Cricket: 60 seconds with Mathew Sinclair

By David Leggat

Matthew Sinclair. Photo / APN
Matthew Sinclair. Photo / APN

Mathew you've retired at 37. Take us back to your first-class debut. It was January 17, 1996, b Roberts 0 ...

It was at Lancaster Park in Christchurch. I remember having to go in quite early and I got lost. Where we sat was a little further away from the tunnel entrance. Nervous as I was, my first introduction was jumping onto Lancaster Park over the turnstiles to get out to the middle. Stu Roberts got me with a pretty good one first up. I ended up finding the tunnel when I got back because I had more time to look around.

Cricket's been a huge part of your life. Was retirement an agonising decision or pretty straightforward?

In the last three months there's been a bit of soul searching in regards to carrying on. I looked at the youngsters coming through at Central Districts and there's a new coach. I had to take some ownership of where I wanted to go in the game. I wanted to get out of the game on my own terms and I've done that. And I've also been thinking of a career outside the game.

At the best of times you're scraping around for jobs in winter. It all got to me in the end. Why would a potential employer employ me knowing I was only going to be around for six months?

What was your worst winter job?

I haven't had too many bad experiences. I've done port work, stevedoring, fencing, retail sales, bits-and-pieces jobs to get me through. I don't have a degree, but I've got a degree in real-life skills.

Three big test centuries, but we assume the first, 214 on debut against the West Indies at the Basin Reserve in 1999, has pride of place?

Without a doubt. The boy from CD who nobody knew. We were always considered country boys. The opportunity came through Matt Horne breaking a finger and I was next off the rank. Receiving my black cap, playing for the Black Caps and fulfilling every boy or girl's dream of competing at the highest echelon you could go to. I proved that I belonged in that environment. I'd worked bloody hard to get there.

That 150 against South Africa in Port Elizabeth the following year must have been pretty tasty, too. Donald, Pollock, Kallis, Ntini ...
We were in the poop, losing wickets left, right and centre. That day was for me, everything was in sync. The wicket was very similar to New Zealand conditions, low and slow, so I had a lot of time to see the ball. It didn't win us the test but from a personal high point of view, it was definitely up there because that was a very good South African attack.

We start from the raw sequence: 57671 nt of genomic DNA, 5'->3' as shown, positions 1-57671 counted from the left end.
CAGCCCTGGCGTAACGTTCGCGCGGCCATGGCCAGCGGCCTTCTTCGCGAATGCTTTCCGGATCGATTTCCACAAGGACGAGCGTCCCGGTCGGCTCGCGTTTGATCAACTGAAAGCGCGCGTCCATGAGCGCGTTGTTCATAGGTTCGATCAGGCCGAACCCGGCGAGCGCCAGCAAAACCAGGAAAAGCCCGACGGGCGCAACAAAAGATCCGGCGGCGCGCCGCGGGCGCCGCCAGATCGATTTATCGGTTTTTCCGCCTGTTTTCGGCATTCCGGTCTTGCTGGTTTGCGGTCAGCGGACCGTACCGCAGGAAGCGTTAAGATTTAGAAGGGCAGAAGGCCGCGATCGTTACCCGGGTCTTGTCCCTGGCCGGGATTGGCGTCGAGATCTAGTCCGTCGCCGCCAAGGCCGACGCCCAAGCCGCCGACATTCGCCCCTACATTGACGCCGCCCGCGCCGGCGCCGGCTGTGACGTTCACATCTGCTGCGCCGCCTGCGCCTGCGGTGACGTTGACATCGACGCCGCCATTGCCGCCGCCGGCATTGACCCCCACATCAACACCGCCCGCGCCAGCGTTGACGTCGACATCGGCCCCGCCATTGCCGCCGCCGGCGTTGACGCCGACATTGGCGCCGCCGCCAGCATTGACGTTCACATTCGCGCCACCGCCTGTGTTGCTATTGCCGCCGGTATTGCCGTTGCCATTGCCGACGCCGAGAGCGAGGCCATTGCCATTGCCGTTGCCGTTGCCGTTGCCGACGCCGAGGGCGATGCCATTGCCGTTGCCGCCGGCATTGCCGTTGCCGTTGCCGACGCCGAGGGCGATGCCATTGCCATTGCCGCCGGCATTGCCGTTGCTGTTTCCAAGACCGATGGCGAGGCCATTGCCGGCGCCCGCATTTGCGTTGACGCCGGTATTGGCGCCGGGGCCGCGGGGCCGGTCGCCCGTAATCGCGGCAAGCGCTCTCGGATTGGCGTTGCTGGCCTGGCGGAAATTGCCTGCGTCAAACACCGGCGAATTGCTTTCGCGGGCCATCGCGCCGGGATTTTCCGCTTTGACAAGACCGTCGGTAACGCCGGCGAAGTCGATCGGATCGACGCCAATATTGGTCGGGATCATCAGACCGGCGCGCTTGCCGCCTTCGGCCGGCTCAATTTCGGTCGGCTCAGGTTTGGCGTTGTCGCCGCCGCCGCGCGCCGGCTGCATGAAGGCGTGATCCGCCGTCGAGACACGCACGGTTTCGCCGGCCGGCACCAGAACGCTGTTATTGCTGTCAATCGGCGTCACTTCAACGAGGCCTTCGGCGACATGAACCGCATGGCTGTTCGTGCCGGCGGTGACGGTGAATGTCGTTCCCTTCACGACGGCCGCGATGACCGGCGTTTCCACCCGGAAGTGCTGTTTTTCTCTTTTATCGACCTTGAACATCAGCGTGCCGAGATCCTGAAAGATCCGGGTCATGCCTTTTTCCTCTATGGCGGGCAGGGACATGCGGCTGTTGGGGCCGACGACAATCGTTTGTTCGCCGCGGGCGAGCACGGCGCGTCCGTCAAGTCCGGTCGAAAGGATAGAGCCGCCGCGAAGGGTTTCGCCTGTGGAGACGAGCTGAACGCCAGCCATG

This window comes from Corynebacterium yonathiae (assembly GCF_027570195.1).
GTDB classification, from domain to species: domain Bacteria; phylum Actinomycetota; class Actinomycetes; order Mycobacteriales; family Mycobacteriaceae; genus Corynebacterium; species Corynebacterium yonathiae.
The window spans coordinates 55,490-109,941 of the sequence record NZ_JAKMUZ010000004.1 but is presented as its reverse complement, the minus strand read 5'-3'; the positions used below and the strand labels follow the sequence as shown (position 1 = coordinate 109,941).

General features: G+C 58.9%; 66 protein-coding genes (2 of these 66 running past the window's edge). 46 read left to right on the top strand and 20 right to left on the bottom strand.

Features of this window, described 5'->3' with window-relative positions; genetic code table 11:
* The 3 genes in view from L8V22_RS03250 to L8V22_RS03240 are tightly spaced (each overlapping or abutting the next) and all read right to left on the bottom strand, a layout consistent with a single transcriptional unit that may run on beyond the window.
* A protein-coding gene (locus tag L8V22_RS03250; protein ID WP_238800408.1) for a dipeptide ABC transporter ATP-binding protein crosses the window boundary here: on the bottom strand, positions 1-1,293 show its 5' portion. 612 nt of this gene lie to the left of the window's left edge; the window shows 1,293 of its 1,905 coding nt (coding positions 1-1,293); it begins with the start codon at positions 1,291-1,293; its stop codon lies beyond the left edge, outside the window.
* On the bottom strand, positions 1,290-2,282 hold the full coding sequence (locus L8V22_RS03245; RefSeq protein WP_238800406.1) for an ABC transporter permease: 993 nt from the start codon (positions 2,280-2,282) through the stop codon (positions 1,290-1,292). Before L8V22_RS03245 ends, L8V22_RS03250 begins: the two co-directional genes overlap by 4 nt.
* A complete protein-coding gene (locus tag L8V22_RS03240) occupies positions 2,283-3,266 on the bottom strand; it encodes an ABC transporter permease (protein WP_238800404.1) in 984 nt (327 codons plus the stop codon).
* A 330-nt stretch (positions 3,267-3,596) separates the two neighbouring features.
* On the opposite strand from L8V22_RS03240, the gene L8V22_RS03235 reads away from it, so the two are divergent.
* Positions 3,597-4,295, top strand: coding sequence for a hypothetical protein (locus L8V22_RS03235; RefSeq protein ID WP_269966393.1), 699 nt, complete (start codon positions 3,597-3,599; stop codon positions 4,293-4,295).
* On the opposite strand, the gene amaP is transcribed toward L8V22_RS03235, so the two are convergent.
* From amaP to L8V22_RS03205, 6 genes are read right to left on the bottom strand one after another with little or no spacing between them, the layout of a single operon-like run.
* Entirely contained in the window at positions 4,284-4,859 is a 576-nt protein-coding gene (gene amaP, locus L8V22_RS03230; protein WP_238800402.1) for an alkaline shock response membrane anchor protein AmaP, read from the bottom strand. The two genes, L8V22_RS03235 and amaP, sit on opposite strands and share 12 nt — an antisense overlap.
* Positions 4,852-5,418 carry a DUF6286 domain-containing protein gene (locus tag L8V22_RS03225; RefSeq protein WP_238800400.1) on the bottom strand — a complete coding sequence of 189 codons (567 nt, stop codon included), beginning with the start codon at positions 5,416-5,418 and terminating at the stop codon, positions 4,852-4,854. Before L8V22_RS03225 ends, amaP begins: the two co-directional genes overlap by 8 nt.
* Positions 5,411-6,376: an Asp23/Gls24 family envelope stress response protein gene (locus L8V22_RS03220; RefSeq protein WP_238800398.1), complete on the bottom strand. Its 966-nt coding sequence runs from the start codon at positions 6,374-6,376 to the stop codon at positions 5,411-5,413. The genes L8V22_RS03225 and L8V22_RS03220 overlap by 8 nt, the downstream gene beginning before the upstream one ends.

You faced some fabulous bowlers. The best?

Muttiah Muralitharan. The freaky nature with which he could get the ball to turn the other way, he had me in stitches trying to pick it. He could vary his pace and you were always thinking, "shivers, what's the next ball going to be" and that's exactly what a bowler wants, to have a batsman guessing all the time.

That marvellous one-handed catch off Matthew Hayden in Melbourne - what were you saying to the spectators when you pointed your finger at them after coming up with the ball on the deep square leg boundary?

I won't say what I said but it was along the lines of "what do you think of that?" I'd been getting a bit of gyp from the crowd, we were under the pump and desperate for a wicket. My first thought was to stop the ball going to the boundary. Then, okay, it's getting a bit closer, I'd better start running a bit harder. I put the hand out there and, as luck would have it, caught the ball.

Speaking of Australians, do you have a favourite sledging memory?

I was having to run for Daniel Vettori at the Basin Reserve. I'd got out cheaply. Warney (Shane Warne) was at first slip and commented, "Jeez Sinkers, this is the most runs you're going to get". My reply was that at least I could run. I enjoyed being sledged because it gave me a real sense of belonging, that they valued getting me out.

Pick a couple of players you rate highly for the future.

Will Young, a CD boy who I think has huge potential. He shows all the signs of the right attitude towards the game, all the good qualities you find in a batsman. And I like the look of Corey Anderson, the way he goes about things.

It's been a long innings Mathew. Any regrets?

It's the old would have, could have, should have. What bugs me was my (lack of) consistency within the test environment. I felt like every game I was picked was a do-or-die situation. If I didn't score runs, I'd be dropped. My first-class record is second to none - people would say "why can't you do that at international level?" Maybe I could have had more support to build my self-confidence. A lot of my coaching principles are around being positive. The game is hard enough as it is.

- NZ Herald

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